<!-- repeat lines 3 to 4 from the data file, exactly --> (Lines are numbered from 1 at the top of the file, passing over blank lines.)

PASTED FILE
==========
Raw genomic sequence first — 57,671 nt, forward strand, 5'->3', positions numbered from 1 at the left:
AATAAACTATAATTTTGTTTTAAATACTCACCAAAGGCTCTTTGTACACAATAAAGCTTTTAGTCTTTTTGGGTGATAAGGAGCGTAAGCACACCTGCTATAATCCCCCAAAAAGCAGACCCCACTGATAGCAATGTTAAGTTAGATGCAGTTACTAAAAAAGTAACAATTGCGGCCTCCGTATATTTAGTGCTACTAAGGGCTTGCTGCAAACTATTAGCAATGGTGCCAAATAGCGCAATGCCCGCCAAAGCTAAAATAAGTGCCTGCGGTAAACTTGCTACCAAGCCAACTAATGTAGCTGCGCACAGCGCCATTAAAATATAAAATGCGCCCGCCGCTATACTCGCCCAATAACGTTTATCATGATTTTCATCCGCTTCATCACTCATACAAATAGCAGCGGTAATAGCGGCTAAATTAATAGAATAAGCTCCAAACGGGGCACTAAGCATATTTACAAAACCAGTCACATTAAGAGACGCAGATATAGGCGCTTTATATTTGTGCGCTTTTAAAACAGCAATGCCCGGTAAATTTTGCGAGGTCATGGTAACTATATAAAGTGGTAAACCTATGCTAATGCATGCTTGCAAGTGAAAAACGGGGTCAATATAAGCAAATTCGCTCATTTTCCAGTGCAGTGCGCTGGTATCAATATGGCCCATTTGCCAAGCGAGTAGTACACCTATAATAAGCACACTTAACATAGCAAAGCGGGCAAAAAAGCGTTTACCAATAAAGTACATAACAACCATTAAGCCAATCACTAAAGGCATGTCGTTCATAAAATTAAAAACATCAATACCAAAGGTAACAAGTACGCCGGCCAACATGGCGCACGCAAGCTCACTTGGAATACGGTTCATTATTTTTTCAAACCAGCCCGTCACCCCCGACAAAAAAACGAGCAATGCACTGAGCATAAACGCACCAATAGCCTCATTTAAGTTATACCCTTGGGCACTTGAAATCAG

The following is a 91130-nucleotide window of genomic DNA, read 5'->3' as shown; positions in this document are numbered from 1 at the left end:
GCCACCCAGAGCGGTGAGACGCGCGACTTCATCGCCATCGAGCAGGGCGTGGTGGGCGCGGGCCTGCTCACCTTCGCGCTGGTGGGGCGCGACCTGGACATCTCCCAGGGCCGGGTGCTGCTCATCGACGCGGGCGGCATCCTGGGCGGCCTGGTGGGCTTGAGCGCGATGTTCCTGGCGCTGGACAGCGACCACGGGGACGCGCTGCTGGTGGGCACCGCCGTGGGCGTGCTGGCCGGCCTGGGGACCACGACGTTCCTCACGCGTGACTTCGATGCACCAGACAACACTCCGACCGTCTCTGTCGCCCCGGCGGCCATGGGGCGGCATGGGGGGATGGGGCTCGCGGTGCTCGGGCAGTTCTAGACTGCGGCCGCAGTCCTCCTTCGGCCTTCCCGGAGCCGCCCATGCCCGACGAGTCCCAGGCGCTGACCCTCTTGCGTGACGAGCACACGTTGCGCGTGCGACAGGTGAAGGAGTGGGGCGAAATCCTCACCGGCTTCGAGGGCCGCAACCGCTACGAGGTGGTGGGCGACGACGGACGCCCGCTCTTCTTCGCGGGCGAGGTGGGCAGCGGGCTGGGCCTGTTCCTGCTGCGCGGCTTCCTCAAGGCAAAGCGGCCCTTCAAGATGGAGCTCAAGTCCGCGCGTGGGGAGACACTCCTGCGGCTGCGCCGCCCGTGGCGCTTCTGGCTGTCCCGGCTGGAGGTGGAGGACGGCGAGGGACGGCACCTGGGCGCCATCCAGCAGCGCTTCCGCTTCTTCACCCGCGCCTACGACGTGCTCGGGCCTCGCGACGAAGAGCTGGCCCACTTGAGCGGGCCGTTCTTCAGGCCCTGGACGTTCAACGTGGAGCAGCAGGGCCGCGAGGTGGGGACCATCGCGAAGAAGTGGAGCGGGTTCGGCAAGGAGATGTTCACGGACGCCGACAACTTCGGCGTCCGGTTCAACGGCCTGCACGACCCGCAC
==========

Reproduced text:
The following is a 91130-nucleotide window of genomic DNA, read 5'->3' as shown; positions in this document are numbered from 1 at the left end:
GCCACCCAGAGCGGTGAGACGCGCGACTTCATCGCCATCGAGCAGGGCGTGGTGGGCGCGGGCCTGCTCACCTTCGCGCTGGTGGGGCGCGACCTGGACATCTCCCAGGGCCGGGTGCTGCTCATCGACGCGGGCGGCATCCTGGGCGGCCTGGTGGGCTTGAGCGCGATGTTCCTGGCGCTGGACAGCGACCACGGGGACGCGCTGCTGGTGGGCACCGCCGTGGGCGTGCTGGCCGGCCTGGGGACCACGACGTTCCTCACGCGTGACTTCGATGCACCAGACAACACTCCGACCGTCTCTGTCGCCCCGGCGGCCATGGGGCGGCATGGGGGGATGGGGCTCGCGGTGCTCGGGCAGTTCTAGACTGCGGCCGCAGTCCTCCTTCGGCCTTCCCGGAGCCGCCCATGCCCGACGAGTCCCAGGCGCTGACCCTCTTGCGTGACGAGCACACGTTGCGCGTGCGACAGGTGAAGGAGTGGGGCGAAATCCTCACCGGCTTCGAGGGCCGCAACCGCTACGAGGTGGTGGGCGACGACGGACGCCCGCTCTTCTTCGCGGGCGAGGTGGGCAGCGGGCTGGGCCTGTTCCTGCTGCGCGGCTTCCTCAAGGCAAAGCGGCCCTTCAAGATGGAGCTCAAGTCCGCGCGTGGGGAGACACTCCTGCGGCTGCGCCGCCCGTGGCGCTTCTGGCTGTCCCGGCTGGAGGTGGAGGACGGCGAGGGACGGCACCTGGGCGCCATCCAGCAGCGCTTCCGCTTCTTCACCCGCGCCTACGACGTGCTCGGGCCTCGCGACGAAGAGCTGGCCCACTTGAGCGGGCCGTTCTTCAGGCCCTGGACGTTCAACGTGGAGCAGCAGGGCCGCGAGGTGGGGACCATCGCGAAGAAGTGGAGCGGGTTCGGCAAGGAGATGTTCACGGACGCCGACAACTTCGGCGTCCGGTTCAACGGCCTGCACGACCCGCAC